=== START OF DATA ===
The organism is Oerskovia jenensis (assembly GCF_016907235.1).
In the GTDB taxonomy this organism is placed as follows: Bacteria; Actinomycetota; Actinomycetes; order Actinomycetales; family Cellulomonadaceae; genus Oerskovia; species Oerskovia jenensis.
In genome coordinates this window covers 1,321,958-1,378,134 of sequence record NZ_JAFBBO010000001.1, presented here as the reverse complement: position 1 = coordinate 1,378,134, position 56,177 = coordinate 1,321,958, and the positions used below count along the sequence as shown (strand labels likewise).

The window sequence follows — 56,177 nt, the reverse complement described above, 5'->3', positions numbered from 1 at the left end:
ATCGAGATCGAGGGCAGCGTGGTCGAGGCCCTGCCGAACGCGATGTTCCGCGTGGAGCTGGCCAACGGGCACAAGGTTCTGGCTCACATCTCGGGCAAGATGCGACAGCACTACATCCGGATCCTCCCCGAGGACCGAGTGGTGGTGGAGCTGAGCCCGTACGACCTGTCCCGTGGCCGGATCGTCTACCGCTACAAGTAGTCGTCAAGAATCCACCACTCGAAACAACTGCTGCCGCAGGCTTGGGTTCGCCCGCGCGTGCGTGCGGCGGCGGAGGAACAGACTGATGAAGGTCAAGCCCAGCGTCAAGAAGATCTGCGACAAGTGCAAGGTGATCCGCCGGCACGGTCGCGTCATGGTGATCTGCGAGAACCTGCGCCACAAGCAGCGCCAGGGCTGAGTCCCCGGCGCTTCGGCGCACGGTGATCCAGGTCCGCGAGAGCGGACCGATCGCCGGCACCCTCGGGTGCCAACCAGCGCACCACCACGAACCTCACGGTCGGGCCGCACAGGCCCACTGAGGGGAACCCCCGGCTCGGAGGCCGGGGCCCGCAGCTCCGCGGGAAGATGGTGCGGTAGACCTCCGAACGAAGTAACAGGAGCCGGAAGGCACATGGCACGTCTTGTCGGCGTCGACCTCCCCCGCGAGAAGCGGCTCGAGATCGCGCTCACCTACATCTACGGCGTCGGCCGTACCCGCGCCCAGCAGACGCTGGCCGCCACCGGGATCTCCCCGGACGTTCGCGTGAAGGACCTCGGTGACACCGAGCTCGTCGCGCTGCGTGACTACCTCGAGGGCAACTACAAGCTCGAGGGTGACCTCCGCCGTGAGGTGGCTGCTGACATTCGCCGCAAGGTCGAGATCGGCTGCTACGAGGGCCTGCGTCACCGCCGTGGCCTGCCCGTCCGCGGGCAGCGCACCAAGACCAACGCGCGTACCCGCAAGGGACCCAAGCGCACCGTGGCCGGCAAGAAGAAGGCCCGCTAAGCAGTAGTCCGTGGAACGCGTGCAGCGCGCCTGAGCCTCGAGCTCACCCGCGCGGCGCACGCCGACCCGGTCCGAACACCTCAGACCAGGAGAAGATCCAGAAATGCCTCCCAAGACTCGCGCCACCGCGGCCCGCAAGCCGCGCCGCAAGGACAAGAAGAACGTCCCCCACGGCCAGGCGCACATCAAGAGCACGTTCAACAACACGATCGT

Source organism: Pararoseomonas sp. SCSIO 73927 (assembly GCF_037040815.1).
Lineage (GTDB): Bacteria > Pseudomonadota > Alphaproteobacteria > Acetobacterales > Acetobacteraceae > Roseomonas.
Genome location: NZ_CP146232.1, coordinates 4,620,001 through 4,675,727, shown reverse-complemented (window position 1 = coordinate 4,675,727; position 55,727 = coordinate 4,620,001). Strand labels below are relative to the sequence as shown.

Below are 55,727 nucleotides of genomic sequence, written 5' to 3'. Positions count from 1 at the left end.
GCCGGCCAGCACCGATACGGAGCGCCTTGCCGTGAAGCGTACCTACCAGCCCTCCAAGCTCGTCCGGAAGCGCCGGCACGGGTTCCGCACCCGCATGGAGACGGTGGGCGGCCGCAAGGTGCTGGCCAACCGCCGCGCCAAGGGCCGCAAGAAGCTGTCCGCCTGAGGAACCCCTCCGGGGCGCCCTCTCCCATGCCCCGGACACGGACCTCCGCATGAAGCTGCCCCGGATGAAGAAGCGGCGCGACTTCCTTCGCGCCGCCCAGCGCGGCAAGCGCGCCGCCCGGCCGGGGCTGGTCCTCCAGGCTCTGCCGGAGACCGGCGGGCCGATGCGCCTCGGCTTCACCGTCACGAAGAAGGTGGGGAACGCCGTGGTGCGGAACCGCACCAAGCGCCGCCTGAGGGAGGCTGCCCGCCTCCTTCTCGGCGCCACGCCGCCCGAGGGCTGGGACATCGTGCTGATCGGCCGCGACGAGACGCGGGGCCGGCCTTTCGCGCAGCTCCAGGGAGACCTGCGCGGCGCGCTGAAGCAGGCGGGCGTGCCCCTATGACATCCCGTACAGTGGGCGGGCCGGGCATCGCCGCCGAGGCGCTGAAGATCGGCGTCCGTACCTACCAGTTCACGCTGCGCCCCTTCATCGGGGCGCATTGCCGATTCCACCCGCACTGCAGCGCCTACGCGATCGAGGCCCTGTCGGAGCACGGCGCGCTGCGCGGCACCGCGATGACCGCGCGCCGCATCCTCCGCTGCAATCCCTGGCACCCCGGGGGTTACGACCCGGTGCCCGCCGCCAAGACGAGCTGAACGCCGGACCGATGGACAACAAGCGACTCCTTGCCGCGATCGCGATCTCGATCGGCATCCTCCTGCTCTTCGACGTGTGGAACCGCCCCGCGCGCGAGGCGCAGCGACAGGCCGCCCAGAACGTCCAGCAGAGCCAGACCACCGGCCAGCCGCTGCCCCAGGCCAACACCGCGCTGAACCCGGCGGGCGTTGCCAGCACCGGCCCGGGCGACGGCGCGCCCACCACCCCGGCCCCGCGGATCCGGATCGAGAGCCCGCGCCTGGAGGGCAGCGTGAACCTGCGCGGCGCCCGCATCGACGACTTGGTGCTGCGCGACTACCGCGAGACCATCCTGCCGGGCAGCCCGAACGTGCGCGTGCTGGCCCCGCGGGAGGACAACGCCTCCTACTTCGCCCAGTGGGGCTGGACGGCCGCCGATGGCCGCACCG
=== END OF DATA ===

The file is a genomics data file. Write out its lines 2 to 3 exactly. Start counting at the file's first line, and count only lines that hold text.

In the GTDB taxonomy this organism is placed as follows: Bacteria; Actinomycetota; Actinomycetes; order Actinomycetales; family Cellulomonadaceae; genus Oerskovia; species Oerskovia jenensis.
In genome coordinates this window covers 1,321,958-1,378,134 of sequence record NZ_JAFBBO010000001.1, presented here as the reverse complement: position 1 = coordinate 1,378,134, position 56,177 = coordinate 1,321,958, and the positions used below count along the sequence as shown (strand labels likewise).